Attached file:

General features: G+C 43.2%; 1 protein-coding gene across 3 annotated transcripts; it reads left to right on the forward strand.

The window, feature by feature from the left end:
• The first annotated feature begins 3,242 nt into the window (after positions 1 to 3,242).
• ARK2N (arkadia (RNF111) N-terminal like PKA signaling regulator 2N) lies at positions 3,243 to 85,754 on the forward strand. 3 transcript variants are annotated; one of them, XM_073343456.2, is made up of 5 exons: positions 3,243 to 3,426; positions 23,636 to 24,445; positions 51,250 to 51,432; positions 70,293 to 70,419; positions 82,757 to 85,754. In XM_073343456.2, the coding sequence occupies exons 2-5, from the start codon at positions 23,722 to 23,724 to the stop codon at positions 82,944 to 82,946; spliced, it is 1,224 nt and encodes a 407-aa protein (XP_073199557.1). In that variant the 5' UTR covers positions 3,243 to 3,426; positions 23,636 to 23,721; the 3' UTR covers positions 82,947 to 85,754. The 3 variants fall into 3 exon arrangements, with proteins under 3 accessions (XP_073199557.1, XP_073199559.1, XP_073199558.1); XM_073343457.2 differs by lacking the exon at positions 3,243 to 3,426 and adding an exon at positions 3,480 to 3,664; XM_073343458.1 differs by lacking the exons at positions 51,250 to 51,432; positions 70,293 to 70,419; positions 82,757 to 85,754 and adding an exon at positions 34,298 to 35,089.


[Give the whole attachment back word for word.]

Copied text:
General features: G+C 43.2%; 1 protein-coding gene across 3 annotated transcripts; it reads left to right on the forward strand.

The window, feature by feature from the left end:
• The first annotated feature begins 3,242 nt into the window (after positions 1 to 3,242).
• ARK2N (arkadia (RNF111) N-terminal like PKA signaling regulator 2N) lies at positions 3,243 to 85,754 on the forward strand. 3 transcript variants are annotated; one of them, XM_073343456.2, is made up of 5 exons: positions 3,243 to 3,426; positions 23,636 to 24,445; positions 51,250 to 51,432; positions 70,293 to 70,419; positions 82,757 to 85,754. In XM_073343456.2, the coding sequence occupies exons 2-5, from the start codon at positions 23,722 to 23,724 to the stop codon at positions 82,944 to 82,946; spliced, it is 1,224 nt and encodes a 407-aa protein (XP_073199557.1). In that variant the 5' UTR covers positions 3,243 to 3,426; positions 23,636 to 23,721; the 3' UTR covers positions 82,947 to 85,754. The 3 variants fall into 3 exon arrangements, with proteins under 3 accessions (XP_073199557.1, XP_073199559.1, XP_073199558.1); XM_073343457.2 differs by lacking the exon at positions 3,243 to 3,426 and adding an exon at positions 3,480 to 3,664; XM_073343458.1 differs by lacking the exons at positions 51,250 to 51,432; positions 70,293 to 70,419; positions 82,757 to 85,754 and adding an exon at positions 34,298 to 35,089.